NA Meets: Ane Brun, singer-songwriter

The Norwegian songwriter Ane Brun returns this autumn with her first body of original music for five years: two albums – After the Great Storm and How Beauty Holds the Hand of Sorrow – released a month apart.

 

Brun has nearly two decades of music behind her. Relocating to Sweden in the early 2000s, her debuted album Spending Time with Morgan (2003) was nominated for a Swedish Independent Music Award. The follow up, A Temporary Dive (2005), went platinum three weeks after its release in Norway and, the same year, she went on to receive the Best Female Artist award at the Norwegian Spellemannprisen (the country’s equivalent to the Grammy’s). And she was the support act for Peter Gabriel’s New Blood tour.

But then, in 2012, Brun suffered from recurring lupus erythematosus – an autoimmune disease – resulting in over six months of recovery. Her 2015 album, When I’m Free marked her re-emergence against a euphoric backdrop of beats and synths – a nod to the songwriter’s self-acceptance of the illness.

Speaking to Norwegian Arts, the musician opens up about the music industry, midlife moments, and making peace with herself.

The world has come to a standstill this year but you’ve been prolific, vowing to release a song per month during lockdown. What were your motivations around this approach?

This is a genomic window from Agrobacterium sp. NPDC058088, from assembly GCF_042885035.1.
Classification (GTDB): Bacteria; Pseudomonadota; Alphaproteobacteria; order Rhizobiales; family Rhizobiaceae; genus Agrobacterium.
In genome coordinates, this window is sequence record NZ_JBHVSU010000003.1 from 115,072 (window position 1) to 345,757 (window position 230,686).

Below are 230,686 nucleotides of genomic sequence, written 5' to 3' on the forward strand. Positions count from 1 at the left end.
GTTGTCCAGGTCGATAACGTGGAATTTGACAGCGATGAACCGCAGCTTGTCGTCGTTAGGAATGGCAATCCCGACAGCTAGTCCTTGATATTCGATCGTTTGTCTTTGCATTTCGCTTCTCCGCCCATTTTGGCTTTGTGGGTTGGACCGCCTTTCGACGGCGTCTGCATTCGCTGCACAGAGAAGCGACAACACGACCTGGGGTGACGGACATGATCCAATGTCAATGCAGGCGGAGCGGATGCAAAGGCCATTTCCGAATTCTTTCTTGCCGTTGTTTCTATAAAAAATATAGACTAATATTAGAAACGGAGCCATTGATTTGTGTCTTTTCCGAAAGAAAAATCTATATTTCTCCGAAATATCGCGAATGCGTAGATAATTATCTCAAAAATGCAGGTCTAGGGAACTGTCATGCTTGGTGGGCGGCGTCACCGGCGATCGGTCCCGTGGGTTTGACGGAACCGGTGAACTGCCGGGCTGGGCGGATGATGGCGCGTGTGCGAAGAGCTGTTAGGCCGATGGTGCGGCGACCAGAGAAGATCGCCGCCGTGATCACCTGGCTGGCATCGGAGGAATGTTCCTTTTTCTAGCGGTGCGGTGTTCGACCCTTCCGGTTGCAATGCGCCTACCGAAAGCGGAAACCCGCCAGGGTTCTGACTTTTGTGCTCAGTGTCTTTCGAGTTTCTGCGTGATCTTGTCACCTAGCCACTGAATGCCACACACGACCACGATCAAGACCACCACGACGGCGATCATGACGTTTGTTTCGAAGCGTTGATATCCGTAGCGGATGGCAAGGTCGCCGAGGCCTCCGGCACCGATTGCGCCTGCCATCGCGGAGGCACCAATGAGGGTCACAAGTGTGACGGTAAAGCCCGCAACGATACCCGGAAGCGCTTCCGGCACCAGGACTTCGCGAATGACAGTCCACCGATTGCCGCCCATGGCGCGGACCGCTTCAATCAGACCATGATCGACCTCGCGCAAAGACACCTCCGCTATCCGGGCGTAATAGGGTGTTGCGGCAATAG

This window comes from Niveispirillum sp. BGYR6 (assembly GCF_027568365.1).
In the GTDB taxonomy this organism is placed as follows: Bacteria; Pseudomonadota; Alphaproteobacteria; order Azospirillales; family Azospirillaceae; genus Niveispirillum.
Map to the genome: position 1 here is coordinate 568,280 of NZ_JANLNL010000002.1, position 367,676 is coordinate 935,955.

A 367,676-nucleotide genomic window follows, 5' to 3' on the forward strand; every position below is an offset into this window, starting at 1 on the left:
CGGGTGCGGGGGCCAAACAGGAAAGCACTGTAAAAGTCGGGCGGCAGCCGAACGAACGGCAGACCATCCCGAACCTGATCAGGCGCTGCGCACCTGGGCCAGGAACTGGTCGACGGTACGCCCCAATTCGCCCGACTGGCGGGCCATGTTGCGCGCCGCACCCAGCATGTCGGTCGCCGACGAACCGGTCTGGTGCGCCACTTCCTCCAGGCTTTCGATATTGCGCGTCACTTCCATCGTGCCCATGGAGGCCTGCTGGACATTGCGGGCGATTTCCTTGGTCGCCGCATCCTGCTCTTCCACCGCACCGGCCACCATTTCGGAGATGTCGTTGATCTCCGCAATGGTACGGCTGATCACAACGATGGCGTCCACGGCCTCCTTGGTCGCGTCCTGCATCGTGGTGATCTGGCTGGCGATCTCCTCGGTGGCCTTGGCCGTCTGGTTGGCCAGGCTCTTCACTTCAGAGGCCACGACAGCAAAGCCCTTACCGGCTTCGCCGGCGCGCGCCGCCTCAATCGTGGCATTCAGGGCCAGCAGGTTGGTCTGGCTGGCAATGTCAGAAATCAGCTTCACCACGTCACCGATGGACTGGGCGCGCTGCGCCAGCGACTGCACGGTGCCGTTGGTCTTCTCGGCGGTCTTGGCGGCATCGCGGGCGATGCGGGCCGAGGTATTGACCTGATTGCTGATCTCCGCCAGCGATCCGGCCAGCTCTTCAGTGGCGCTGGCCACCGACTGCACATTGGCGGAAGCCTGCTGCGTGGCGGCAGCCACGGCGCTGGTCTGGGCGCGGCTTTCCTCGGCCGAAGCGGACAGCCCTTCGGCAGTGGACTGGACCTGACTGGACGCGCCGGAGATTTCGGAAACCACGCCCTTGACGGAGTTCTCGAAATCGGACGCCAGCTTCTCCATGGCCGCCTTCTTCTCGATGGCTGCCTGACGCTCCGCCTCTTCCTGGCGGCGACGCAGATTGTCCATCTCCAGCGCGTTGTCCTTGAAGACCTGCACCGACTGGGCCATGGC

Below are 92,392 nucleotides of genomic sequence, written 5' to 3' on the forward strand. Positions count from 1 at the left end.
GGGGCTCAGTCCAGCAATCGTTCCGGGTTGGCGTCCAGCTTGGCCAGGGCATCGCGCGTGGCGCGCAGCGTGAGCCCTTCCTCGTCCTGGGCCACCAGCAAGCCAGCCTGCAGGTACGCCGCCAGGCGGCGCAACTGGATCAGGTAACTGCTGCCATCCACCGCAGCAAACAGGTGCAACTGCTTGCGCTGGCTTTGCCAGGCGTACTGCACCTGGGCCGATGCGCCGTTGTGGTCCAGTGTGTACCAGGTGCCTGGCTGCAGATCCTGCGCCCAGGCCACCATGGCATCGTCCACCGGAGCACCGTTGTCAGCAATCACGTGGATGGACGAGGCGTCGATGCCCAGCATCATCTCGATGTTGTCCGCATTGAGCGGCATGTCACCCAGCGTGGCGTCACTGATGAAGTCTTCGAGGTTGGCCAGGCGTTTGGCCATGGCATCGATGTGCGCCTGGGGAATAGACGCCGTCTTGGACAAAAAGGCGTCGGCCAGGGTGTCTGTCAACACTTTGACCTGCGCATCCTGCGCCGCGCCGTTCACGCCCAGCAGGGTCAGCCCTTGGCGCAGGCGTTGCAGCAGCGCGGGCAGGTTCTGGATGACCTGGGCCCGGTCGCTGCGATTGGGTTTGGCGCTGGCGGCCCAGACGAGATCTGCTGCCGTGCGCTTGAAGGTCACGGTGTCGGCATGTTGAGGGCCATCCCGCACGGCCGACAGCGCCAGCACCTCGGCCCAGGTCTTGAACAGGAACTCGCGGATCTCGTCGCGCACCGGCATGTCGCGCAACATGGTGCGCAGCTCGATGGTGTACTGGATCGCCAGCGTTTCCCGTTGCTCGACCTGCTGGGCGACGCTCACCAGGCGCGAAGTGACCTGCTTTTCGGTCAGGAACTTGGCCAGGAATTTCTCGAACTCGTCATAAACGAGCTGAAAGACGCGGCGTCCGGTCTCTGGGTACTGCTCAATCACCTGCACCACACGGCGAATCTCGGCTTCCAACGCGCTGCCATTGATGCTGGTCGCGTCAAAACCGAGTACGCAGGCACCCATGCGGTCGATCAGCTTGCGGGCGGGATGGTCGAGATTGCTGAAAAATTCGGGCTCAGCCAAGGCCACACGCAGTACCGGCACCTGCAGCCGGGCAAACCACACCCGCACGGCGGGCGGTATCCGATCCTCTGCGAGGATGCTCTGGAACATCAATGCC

People’s attention span is much shorter than it used to be so an album of ten songs, or 18 songs in this case, is a lot to take. This way of releasing music feels rewarding because I can tell a story about every song so that people have the time to digest it. You also get feedback on specific songs in a different way than you do releasing one single and then an album. In the old days, releasing one or two singles and then an album, there’s always song number eight or song number nine that disappears and you get a bit sad. So, to make the best out of the new listening culture, it was quite a fun experience.

Ane Brun (Photo: Thomas Klementsson)

The track Honey’ has a 1990s tinge, reminiscent of Neneh Cherry. It is pegged as a love song to your former self after a chance discovery of a cassette tape in a box full of old letters. Is that audio from the tape at the end of the track?

Yeah, it’s a monologue where I’m talking about an encounter with a guy. I’m asking ‘Can I have a kiss? One last kiss, please?’ and ‘Oh my god, it was amazing’ and then I think I say in the end, ‘Okay, well I have to go now. The tape is done so I’ll talk to you soon’. My jaw dropped just listening to that young girl. For me and my generation, we’re not so used to seeing ourselves and hearing ourselves as kids are today. So, to hear my voice as an 18-year-old affected me a lot.

I’ve been doing therapy and working with myself through the years dealing with patterns, and this felt like a reconnection with my younger self.

“My jaw dropped just listening to that young girl”

That 18-year-old girl was sociable and positive. She had a lot of energy and a lot of friends. Grown-up life took over during my 20s and that brought in some darkness that brought me down. But in the last few years, I’ve found that energy again and this [tape] was an example, or proof, that I was right.

Your health issues inspired your 2015 release, When I’m Free, bringing more beats and brass than the lilting folk of your previous work. How do you think that period shaped you as an artist?

In 2011-2013, I played, I don’t know, maybe 100-150 shows. We spiced up the songs quite a lot on tour so my live show became more and more energetic. So, the transition was very natural to me to go into that in the next album. I started with the first album close to my guitar, almost not daring to let anything else in. I’ve worked that way from the start.